Wednesday, March 18, 2015
Has Conley v. Gibson really been overruled? (And did the Fourth Circuit just tee up the next big SCOTUS case on pleading?)
Over at PrawfsBlawg, Dave Hoffman has a post up on the empirical impact of Twombly and Iqbal. That issue has been hotly debated, but there’s no question that federal courts are continuing to struggle with what those decisions mean for how judges should decide Rule 12(b)(6) motions. A particularly difficult question has been the vitality of pre-Twombly Supreme Court precedents like Conley v. Gibson and Swierkiewicz v. Sorema.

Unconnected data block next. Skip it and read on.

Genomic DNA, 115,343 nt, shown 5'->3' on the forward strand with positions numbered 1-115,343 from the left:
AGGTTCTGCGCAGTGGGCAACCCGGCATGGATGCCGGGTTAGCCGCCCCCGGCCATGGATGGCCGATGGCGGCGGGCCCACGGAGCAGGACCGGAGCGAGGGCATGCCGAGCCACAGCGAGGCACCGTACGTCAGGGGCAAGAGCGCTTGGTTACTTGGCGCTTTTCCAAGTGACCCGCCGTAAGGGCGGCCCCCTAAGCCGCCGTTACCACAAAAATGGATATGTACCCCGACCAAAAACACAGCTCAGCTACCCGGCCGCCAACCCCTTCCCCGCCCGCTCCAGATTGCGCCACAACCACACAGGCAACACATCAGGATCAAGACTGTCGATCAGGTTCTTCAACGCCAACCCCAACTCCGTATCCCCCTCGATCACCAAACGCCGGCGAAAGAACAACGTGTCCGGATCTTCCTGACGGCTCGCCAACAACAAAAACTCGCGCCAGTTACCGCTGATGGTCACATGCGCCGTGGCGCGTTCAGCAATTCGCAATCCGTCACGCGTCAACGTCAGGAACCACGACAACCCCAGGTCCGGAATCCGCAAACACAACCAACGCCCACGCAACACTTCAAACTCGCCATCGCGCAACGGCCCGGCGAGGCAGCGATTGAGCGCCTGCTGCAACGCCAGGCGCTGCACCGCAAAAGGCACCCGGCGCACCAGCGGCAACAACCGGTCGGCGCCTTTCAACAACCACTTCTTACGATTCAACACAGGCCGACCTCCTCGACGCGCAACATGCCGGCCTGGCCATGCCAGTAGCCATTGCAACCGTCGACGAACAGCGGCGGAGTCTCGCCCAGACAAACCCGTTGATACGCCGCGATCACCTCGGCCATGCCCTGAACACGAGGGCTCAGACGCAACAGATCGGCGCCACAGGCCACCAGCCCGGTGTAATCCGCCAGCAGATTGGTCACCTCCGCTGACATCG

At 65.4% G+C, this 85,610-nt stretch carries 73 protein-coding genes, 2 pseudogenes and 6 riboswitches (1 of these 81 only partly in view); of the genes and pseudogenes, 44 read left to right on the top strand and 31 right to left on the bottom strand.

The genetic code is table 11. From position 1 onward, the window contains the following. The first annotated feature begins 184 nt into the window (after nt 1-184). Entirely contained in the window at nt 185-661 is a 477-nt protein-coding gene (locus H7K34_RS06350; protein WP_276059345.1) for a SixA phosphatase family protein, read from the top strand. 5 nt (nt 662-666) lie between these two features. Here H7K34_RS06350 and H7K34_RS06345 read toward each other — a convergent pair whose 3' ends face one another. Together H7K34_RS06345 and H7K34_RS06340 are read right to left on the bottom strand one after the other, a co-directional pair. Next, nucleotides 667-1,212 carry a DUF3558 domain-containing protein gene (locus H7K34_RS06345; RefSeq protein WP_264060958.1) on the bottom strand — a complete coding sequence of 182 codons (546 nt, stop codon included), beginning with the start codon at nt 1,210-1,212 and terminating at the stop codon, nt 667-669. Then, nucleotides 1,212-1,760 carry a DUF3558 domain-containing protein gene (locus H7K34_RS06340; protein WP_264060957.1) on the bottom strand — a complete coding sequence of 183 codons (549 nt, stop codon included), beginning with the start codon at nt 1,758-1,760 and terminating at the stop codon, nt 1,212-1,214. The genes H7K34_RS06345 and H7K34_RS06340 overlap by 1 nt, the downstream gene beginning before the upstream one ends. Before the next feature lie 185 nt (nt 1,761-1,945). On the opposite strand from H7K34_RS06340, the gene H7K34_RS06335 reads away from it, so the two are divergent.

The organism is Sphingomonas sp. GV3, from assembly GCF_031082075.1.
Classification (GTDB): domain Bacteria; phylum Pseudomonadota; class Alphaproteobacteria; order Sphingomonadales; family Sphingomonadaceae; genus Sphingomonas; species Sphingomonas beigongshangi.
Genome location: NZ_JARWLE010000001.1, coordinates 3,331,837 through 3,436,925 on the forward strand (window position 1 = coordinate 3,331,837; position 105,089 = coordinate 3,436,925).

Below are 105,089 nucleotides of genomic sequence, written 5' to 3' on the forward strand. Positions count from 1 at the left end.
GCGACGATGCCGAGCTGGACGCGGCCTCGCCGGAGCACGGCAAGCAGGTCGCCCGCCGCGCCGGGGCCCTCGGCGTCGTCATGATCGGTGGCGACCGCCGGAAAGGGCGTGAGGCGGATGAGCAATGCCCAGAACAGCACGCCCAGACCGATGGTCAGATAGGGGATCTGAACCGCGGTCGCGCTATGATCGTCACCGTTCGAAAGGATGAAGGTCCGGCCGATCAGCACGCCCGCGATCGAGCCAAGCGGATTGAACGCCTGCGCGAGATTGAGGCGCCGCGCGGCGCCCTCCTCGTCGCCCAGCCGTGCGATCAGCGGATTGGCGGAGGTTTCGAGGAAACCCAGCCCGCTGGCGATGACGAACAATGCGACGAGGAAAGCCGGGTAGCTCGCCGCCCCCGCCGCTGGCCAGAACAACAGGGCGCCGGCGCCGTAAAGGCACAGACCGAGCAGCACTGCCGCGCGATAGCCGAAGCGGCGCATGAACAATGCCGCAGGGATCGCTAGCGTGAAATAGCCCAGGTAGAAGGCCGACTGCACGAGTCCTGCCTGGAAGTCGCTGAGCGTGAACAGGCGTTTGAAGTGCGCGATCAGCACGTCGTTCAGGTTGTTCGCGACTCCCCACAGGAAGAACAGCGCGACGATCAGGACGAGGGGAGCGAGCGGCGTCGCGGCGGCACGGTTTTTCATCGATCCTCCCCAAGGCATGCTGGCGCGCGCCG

These issues were on display last Friday (the 13th, by the way) as a divided Fourth Circuit panel affirmed the dismissal of an employment discrimination claim in McCleary-Evans v. Maryland Department of Transportation (No. 13-2488). The majority opinion by Judge Niemeyer rejected the plaintiff’s reliance on Swierkiewicz, emphasizing that the Supreme Court in Swierkiewicz had “applied a pleading standard more relaxed than the plausible-claim standard required by Iqbal and Twombly.” In dissent, Judge Wynn argued that the majority had improperly “ignore[d] the factual underpinnings of the Swierkiewicz holding, looking solely to the Supreme Court’s 2009 decision in Iqbal to guide its decision,” and noted that lower federal courts “have no authority to overrule a Supreme Court decision no matter how out of touch with the Supreme Court’s current thinking the decision seems.”